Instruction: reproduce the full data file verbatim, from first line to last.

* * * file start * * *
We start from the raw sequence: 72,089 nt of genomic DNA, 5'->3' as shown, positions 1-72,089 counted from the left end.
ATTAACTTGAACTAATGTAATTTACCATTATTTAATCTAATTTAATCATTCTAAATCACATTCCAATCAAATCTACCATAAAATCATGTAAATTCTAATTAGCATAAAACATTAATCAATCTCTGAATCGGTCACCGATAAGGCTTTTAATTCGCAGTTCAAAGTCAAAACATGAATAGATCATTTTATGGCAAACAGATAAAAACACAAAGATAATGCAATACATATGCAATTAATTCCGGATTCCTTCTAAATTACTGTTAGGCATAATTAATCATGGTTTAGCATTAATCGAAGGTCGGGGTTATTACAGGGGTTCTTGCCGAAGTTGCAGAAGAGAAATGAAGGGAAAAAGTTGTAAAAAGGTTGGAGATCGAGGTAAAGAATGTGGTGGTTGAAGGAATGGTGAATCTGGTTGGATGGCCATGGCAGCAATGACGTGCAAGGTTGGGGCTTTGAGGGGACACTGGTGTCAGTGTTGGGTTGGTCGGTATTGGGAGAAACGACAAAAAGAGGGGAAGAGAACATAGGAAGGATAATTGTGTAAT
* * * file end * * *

We start from the raw sequence: 72,089 nt of genomic DNA, 5'->3' as shown, positions 1-72,089 counted from the left end.
ATTAACTTGAACTAATGTAATTTACCATTATTTAATCTAATTTAATCATTCTAAATCACATTCCAATCAAATCTACCATAAAATCATGTAAATTCTAATTAGCATAAAACATTAATCAATCTCTGAATCGGTCACCGATAAGGCTTTTAATTCGCAGTTCAAAGTCAAAACATGAATAGATCATTTTATGGCAAACAGATAAAAACACAAAGATAATGCAATACATATGCAATTAATTCCGGATTCCTTCTAAATTACTGTTAGGCATAATTAATCATGGTTTAGCATTAATCGAAGGTCGGGGTTATTACAGGGGTTCTTGCCGAAGTTGCAGAAGAGAAATGAAGGGAAAAAGTTGTAAAAAGGTTGGAGATCGAGGTAAAGAATGTGGTGGTTGAAGGAATGGTGAATCTGGTTGGATGGCCATGGCAGCAATGACGTGCAAGGTTGGGGCTTTGAGGGGACACTGGTGTCAGTGTTGGGTTGGTCGGTATTGGGAGAAACGACAAAAAGAGGGGAAGAGAACATAGGAAGGATAATTGTGTAAT